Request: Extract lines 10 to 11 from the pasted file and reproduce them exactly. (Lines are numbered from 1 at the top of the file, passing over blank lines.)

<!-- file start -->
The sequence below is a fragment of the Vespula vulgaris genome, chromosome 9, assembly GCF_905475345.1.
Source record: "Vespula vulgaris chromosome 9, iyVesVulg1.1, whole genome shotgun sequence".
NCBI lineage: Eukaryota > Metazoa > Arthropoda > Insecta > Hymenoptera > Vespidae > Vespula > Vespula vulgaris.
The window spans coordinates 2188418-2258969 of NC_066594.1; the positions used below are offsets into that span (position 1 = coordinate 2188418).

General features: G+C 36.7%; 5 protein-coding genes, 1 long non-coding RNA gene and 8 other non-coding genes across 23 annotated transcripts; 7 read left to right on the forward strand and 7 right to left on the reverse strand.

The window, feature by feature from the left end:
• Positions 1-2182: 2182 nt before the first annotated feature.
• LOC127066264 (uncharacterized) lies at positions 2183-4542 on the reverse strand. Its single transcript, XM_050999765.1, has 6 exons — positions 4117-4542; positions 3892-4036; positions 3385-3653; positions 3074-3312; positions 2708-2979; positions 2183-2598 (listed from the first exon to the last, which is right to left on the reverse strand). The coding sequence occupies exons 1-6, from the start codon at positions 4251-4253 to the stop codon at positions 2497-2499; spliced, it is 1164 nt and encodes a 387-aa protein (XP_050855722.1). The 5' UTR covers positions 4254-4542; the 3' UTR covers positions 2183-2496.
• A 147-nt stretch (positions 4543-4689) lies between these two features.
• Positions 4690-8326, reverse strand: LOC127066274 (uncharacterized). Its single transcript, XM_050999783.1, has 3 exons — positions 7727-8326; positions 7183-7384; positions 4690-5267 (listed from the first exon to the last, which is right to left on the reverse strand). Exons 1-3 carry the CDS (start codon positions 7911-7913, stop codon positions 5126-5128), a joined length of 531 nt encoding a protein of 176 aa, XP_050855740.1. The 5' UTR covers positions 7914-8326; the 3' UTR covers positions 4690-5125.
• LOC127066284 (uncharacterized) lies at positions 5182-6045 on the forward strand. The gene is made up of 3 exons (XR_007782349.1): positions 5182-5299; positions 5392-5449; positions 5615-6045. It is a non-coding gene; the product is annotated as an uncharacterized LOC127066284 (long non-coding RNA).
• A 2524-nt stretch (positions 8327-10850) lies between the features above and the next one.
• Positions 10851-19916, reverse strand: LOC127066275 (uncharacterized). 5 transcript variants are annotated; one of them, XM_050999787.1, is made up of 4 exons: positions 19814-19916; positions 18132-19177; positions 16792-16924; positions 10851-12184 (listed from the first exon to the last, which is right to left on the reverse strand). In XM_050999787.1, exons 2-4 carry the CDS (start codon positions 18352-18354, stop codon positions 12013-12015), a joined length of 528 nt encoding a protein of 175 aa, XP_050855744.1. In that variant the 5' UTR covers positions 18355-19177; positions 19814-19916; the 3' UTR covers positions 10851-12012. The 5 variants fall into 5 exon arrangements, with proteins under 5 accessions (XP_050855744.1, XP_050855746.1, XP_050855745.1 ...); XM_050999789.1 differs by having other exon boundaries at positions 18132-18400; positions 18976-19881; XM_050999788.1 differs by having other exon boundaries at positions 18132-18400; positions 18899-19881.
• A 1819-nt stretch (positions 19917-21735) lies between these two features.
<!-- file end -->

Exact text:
• Positions 4690-8326, reverse strand: LOC127066274 (uncharacterized). Its single transcript, XM_050999783.1, has 3 exons — positions 7727-8326; positions 7183-7384; positions 4690-5267 (listed from the first exon to the last, which is right to left on the reverse strand). Exons 1-3 carry the CDS (start codon positions 7911-7913, stop codon positions 5126-5128), a joined length of 531 nt encoding a protein of 176 aa, XP_050855740.1. The 5' UTR covers positions 7914-8326; the 3' UTR covers positions 4690-5125.
• LOC127066284 (uncharacterized) lies at positions 5182-6045 on the forward strand. The gene is made up of 3 exons (XR_007782349.1): positions 5182-5299; positions 5392-5449; positions 5615-6045. It is a non-coding gene; the product is annotated as an uncharacterized LOC127066284 (long non-coding RNA).